In 41 minutes you will be converted. If Lo-fi isn't your thing then lets club together to give them a bigger budget, although I suspect big sound would lose the charm. When people tell you something sounds like GBV, it probably doesn't. If someone tells you something sounds like Mythical Motors, you'll know it is great. Highly Recommended!



You can listen to and buy the album here or here.


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Wednesday, 27 October 2021

IDHAS Ten Songs Mix 12



An absolute cracker this week. 10 songs in just short of 41 minutes. More in tune with what's happening in the 31 in 31 this week, but a belting varied listen. The Mixcloud link is below and at the foot of the page is the Mixcloud Player which takes you directly to the music. Here is the playlist of the ten songs this week.

01 Sandra's Wedding - Love Everyone

02 Court Street Company - Modern Age

03 A.M. Slingers - Bad Penny

04 St. Jimi Sebastian Cricket Club - Until We Meet Again

05 Muun Bato - Smoke Vision

06 Greg Antista And The Lonely Streets - Tijuana Jail

07 Mothboxer - Hidden It From Me

08 Kitner - Suddenly

09 Queen's Pleasure - Empty Occasion

10 The Orange Peels - Pastels


IDHAS Ten Songs Mix 12



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There's No Great New Music Around!

 



The above number of views to IDHAS would seem to be proof that the headline is wrong. A big slap with a wet fish to those who say all new music is crap. Thank you to all who visit and more importantly, listen to the artists and albums featured.


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The Orange Peels - Celebrate The Moments Of Your Life

 


I don't use the term musical genius, because everyone seems to use it for the slightest thing, but if there is such a thing, then Allen Clapp is incredibly close to it. His band, The Orange Peels, suffer from both being ignored and being constantly labelled Power Pop, something they've never really been and are certainly not now. 

In a tortuous year for the band with family deaths and the near loss of their home and studio to the California Wildfires, the band have conjured up their most diverse and impressive album yet, a double no less. With a recent move to the Virgin Islands, this has become a sort of farewell to California and what a goodbye it is.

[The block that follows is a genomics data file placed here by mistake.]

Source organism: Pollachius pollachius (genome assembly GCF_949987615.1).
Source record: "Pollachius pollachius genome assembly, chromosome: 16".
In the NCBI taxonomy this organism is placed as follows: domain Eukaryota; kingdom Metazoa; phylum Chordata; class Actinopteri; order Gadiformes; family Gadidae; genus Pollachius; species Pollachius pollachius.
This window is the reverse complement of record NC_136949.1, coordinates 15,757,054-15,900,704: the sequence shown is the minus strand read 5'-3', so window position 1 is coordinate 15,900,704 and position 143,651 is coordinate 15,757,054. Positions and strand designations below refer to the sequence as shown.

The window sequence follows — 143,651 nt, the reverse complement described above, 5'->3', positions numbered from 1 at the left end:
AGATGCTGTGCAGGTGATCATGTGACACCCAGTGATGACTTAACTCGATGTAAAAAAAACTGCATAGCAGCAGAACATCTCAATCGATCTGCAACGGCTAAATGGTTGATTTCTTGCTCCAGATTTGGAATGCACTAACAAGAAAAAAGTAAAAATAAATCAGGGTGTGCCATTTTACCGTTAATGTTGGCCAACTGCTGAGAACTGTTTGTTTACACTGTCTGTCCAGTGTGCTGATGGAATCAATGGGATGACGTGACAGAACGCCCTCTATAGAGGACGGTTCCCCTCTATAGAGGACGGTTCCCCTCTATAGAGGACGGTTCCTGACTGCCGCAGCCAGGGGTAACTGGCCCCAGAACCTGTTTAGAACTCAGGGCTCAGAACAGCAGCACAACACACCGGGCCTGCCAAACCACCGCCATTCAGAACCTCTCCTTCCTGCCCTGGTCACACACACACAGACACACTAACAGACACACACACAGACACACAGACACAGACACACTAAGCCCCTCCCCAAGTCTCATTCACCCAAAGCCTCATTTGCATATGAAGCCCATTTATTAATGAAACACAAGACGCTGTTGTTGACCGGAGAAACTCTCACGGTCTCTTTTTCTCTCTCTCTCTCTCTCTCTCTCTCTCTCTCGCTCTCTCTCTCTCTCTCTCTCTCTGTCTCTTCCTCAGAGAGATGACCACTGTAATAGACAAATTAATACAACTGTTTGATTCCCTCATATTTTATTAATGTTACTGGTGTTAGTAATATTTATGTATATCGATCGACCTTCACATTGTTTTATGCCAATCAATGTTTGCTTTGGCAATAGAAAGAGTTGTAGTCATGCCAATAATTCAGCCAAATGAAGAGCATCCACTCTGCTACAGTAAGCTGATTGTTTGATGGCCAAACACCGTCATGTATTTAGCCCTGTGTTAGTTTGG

The trio of Clapp, Jill Pries and Gabriel Coan make interesting intelligent music that is essentially Pop, but just labelling it that would make it seem far simpler and inconsequential than it is. There is such variety. Compare Whenever, which is a jaunty Sparks with Bates Motel sort of affair with the wonderful brooding 2 x 2.

Larkitekture is very mechanical, Bowie-esque yet at the same time a bit Marc Almond. Little White Bird is a crooner, yet Human has an all encompassing chorus. Then there is Mindego Hill is top notch Psych Pop, Toytown excellence. Magical Thinking is jaunty Synth Pop.

Those listening to just the first two thirds of the album would be forgiven for thinking that the album was a wonderful example of mid 80's UK Pop, but then you get to the real meat. Bookmarking the magnificent three part soundscape that is From The Sunflower To The Nightshade are two absolutely stunning songs.



From The Rosemary To The Rose is hypnotic, but Pastels may be the best thing that The Orange Peels have ever done. It is an incredibly captivating seven and a half minutes. Melody springs from everyone, it is a real feel good affair that despite its length, finishes way too soon.

Anyone expecting 65 minutes of jangling Something Strange Happens Guitar Pop are in for a surprise. A listen to the 2020 Autumn Fills The Skies Mix of that song would confirm the direction now. The Song is just as great in that mix, but very different.

Those who follow the band closely could have seen this album coming and will realise how outstanding it is. Newbies or Returners should listen to Celebrate The Moments Of Your Life as a debut album. This should be the soundtrack to your life. Open The Doors and let The Orange Peels in.



You can listen to and buy the album here.